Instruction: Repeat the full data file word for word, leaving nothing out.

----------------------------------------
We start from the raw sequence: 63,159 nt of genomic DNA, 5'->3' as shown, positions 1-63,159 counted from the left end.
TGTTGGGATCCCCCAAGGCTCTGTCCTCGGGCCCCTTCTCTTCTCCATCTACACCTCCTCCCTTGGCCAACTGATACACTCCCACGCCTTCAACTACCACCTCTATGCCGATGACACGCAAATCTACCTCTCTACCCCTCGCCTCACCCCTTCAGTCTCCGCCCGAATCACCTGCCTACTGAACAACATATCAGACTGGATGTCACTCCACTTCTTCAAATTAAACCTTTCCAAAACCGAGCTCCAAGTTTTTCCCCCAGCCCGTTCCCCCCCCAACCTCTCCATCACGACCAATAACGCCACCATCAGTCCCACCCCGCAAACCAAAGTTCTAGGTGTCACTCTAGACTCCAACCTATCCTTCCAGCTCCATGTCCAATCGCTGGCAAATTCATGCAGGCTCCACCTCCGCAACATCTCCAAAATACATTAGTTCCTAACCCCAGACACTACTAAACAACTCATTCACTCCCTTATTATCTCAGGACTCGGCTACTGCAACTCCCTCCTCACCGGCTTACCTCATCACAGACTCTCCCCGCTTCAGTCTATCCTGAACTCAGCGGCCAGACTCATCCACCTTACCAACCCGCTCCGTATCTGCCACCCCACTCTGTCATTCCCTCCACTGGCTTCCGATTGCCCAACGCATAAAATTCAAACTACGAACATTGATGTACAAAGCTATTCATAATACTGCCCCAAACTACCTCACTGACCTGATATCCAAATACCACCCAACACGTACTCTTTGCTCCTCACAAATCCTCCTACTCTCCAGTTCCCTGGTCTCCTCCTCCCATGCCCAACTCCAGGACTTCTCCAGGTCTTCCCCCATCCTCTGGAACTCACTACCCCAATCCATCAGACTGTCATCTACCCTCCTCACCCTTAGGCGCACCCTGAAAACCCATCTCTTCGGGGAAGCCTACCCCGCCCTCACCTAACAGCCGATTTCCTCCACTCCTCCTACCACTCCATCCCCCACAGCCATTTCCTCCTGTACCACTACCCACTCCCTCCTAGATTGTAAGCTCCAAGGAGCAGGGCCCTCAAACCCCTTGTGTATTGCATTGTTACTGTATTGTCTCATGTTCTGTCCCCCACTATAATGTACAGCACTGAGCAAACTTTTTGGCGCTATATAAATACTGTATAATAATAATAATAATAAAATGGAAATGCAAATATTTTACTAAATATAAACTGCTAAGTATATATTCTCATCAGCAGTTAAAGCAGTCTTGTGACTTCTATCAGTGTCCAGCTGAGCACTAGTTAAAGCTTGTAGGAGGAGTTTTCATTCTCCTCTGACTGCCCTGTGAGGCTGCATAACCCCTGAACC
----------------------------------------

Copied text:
We start from the raw sequence: 63,159 nt of genomic DNA, 5'->3' as shown, positions 1-63,159 counted from the left end.
TGTTGGGATCCCCCAAGGCTCTGTCCTCGGGCCCCTTCTCTTCTCCATCTACACCTCCTCCCTTGGCCAACTGATACACTCCCACGCCTTCAACTACCACCTCTATGCCGATGACACGCAAATCTACCTCTCTACCCCTCGCCTCACCCCTTCAGTCTCCGCCCGAATCACCTGCCTACTGAACAACATATCAGACTGGATGTCACTCCACTTCTTCAAATTAAACCTTTCCAAAACCGAGCTCCAAGTTTTTCCCCCAGCCCGTTCCCCCCCCAACCTCTCCATCACGACCAATAACGCCACCATCAGTCCCACCCCGCAAACCAAAGTTCTAGGTGTCACTCTAGACTCCAACCTATCCTTCCAGCTCCATGTCCAATCGCTGGCAAATTCATGCAGGCTCCACCTCCGCAACATCTCCAAAATACATTAGTTCCTAACCCCAGACACTACTAAACAACTCATTCACTCCCTTATTATCTCAGGACTCGGCTACTGCAACTCCCTCCTCACCGGCTTACCTCATCACAGACTCTCCCCGCTTCAGTCTATCCTGAACTCAGCGGCCAGACTCATCCACCTTACCAACCCGCTCCGTATCTGCCACCCCACTCTGTCATTCCCTCCACTGGCTTCCGATTGCCCAACGCATAAAATTCAAACTACGAACATTGATGTACAAAGCTATTCATAATACTGCCCCAAACTACCTCACTGACCTGATATCCAAATACCACCCAACACGTACTCTTTGCTCCTCACAAATCCTCCTACTCTCCAGTTCCCTGGTCTCCTCCTCCCATGCCCAACTCCAGGACTTCTCCAGGTCTTCCCCCATCCTCTGGAACTCACTACCCCAATCCATCAGACTGTCATCTACCCTCCTCACCCTTAGGCGCACCCTGAAAACCCATCTCTTCGGGGAAGCCTACCCCGCCCTCACCTAACAGCCGATTTCCTCCACTCCTCCTACCACTCCATCCCCCACAGCCATTTCCTCCTGTACCACTACCCACTCCCTCCTAGATTGTAAGCTCCAAGGAGCAGGGCCCTCAAACCCCTTGTGTATTGCATTGTTACTGTATTGTCTCATGTTCTGTCCCCCACTATAATGTACAGCACTGAGCAAACTTTTTGGCGCTATATAAATACTGTATAATAATAATAATAATAAAATGGAAATGCAAATATTTTACTAAATATAAACTGCTAAGTATATATTCTCATCAGCAGTTAAAGCAGTCTTGTGACTTCTATCAGTGTCCAGCTGAGCACTAGTTAAAGCTTGTAGGAGGAGTTTTCATTCTCCTCTGACTGCCCTGTGAGGCTGCATAACCCCTGAACC